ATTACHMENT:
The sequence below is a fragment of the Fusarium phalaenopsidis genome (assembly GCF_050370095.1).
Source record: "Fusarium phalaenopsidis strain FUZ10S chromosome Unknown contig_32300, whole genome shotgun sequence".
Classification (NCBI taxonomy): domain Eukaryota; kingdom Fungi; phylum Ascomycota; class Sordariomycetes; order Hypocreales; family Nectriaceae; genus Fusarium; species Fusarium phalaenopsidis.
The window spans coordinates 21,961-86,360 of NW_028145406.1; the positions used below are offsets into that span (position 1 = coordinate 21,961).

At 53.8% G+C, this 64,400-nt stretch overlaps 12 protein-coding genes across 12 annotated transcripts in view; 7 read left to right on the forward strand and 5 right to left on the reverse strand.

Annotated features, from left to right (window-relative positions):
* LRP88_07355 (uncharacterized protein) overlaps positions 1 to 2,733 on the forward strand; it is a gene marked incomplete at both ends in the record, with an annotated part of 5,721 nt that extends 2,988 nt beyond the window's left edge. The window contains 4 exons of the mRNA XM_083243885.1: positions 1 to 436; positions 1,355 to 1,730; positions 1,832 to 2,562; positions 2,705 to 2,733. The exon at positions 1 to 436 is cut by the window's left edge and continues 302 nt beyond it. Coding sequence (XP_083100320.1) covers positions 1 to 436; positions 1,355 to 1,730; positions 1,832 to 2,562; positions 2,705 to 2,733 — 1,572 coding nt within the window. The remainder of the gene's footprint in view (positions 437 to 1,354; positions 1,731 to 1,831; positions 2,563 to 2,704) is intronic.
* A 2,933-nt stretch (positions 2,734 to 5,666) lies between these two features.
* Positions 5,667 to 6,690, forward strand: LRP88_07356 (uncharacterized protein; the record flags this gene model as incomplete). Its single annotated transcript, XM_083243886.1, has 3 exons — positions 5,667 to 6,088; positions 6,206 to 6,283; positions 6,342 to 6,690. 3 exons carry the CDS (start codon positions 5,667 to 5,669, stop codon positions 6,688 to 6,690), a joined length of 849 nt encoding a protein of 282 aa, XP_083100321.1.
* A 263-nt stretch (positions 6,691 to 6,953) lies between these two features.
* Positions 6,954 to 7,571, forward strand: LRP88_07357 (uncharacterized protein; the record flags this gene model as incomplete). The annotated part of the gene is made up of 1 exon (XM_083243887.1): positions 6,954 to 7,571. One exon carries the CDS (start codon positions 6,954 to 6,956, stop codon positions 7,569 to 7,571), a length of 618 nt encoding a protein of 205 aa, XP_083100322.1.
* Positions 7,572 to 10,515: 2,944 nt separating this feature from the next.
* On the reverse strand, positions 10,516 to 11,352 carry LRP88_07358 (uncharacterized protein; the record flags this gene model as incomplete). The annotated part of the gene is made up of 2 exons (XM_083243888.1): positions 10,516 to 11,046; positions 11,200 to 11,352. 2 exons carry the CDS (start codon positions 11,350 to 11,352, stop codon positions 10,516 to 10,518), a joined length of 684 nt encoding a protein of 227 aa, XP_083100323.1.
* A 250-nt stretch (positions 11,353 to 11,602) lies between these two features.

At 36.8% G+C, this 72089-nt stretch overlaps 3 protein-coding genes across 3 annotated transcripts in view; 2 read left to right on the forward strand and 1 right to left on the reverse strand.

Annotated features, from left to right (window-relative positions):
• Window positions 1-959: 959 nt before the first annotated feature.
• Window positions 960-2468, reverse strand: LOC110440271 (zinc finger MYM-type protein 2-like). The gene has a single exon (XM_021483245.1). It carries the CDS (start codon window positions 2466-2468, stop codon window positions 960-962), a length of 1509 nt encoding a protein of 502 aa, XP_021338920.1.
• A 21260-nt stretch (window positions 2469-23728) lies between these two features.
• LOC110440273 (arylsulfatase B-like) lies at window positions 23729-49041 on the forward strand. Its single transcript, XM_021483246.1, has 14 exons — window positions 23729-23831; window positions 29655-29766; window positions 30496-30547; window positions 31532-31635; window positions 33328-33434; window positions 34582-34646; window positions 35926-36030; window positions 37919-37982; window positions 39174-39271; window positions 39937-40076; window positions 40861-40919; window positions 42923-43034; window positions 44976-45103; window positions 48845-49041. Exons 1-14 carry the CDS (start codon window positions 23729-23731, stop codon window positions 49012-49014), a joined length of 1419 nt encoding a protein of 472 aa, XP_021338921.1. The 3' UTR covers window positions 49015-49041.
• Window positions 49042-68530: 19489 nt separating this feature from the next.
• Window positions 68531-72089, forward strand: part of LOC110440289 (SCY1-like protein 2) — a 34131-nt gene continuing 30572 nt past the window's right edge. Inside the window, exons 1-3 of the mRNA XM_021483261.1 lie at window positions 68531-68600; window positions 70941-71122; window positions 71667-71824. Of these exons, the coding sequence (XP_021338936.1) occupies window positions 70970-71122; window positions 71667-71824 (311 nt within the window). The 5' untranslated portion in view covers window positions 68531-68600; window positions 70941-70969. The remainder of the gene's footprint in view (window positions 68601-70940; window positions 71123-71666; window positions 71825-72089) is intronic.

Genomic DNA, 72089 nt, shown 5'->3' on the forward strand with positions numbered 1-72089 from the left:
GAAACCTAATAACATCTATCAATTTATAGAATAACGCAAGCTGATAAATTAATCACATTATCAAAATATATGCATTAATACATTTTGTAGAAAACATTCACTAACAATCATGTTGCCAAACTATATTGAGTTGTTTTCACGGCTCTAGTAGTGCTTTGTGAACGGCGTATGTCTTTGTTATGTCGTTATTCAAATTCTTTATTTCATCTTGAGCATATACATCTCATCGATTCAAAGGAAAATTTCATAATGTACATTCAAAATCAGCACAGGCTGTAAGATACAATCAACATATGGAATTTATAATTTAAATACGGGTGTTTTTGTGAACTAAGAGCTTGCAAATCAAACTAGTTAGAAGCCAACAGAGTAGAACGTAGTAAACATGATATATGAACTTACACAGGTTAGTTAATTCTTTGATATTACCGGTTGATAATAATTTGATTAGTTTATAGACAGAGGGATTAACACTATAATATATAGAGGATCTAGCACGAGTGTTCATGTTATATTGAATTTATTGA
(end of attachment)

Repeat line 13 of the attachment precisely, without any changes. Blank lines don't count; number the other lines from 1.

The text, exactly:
* On the reverse strand, positions 10,516 to 11,352 carry LRP88_07358 (uncharacterized protein; the record flags this gene model as incomplete). The annotated part of the gene is made up of 2 exons (XM_083243888.1): positions 10,516 to 11,046; positions 11,200 to 11,352. 2 exons carry the CDS (start codon positions 11,350 to 11,352, stop codon positions 10,516 to 10,518), a joined length of 684 nt encoding a protein of 227 aa, XP_083100323.1.